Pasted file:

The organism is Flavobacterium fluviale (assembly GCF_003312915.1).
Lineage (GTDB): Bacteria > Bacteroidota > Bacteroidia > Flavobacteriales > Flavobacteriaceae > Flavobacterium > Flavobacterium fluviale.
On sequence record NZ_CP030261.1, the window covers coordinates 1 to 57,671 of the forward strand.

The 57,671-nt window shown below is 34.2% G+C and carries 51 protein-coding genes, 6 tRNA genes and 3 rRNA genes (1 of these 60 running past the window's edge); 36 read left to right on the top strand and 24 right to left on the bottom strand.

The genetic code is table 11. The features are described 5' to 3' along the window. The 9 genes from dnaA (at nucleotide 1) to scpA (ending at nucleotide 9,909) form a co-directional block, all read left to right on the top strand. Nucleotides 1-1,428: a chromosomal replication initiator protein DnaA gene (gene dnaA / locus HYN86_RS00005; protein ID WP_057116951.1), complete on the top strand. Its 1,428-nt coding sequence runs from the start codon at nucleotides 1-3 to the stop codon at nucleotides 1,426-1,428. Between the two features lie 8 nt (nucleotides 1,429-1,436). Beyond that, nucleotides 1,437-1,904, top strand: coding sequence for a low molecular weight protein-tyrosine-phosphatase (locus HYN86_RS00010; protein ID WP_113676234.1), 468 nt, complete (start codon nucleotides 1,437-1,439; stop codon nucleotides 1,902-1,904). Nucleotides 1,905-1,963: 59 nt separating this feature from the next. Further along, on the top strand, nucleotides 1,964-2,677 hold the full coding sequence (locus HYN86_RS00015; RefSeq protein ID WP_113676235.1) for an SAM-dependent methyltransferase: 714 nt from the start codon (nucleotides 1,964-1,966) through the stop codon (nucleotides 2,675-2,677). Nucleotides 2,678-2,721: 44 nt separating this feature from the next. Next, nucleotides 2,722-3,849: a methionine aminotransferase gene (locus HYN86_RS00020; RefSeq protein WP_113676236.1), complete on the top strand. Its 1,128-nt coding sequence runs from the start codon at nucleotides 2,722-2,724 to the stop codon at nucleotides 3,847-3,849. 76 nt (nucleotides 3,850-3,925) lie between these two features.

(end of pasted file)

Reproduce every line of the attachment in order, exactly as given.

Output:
The organism is Flavobacterium fluviale (assembly GCF_003312915.1).
Lineage (GTDB): Bacteria > Bacteroidota > Bacteroidia > Flavobacteriales > Flavobacteriaceae > Flavobacterium > Flavobacterium fluviale.
On sequence record NZ_CP030261.1, the window covers coordinates 1 to 57,671 of the forward strand.

The 57,671-nt window shown below is 34.2% G+C and carries 51 protein-coding genes, 6 tRNA genes and 3 rRNA genes (1 of these 60 running past the window's edge); 36 read left to right on the top strand and 24 right to left on the bottom strand.

The genetic code is table 11. The features are described 5' to 3' along the window. The 9 genes from dnaA (at nucleotide 1) to scpA (ending at nucleotide 9,909) form a co-directional block, all read left to right on the top strand. Nucleotides 1-1,428: a chromosomal replication initiator protein DnaA gene (gene dnaA / locus HYN86_RS00005; protein ID WP_057116951.1), complete on the top strand. Its 1,428-nt coding sequence runs from the start codon at nucleotides 1-3 to the stop codon at nucleotides 1,426-1,428. Between the two features lie 8 nt (nucleotides 1,429-1,436). Beyond that, nucleotides 1,437-1,904, top strand: coding sequence for a low molecular weight protein-tyrosine-phosphatase (locus HYN86_RS00010; protein ID WP_113676234.1), 468 nt, complete (start codon nucleotides 1,437-1,439; stop codon nucleotides 1,902-1,904). Nucleotides 1,905-1,963: 59 nt separating this feature from the next. Further along, on the top strand, nucleotides 1,964-2,677 hold the full coding sequence (locus HYN86_RS00015; RefSeq protein ID WP_113676235.1) for an SAM-dependent methyltransferase: 714 nt from the start codon (nucleotides 1,964-1,966) through the stop codon (nucleotides 2,675-2,677). Nucleotides 2,678-2,721: 44 nt separating this feature from the next. Next, nucleotides 2,722-3,849: a methionine aminotransferase gene (locus HYN86_RS00020; RefSeq protein WP_113676236.1), complete on the top strand. Its 1,128-nt coding sequence runs from the start codon at nucleotides 2,722-2,724 to the stop codon at nucleotides 3,847-3,849. 76 nt (nucleotides 3,850-3,925) lie between these two features.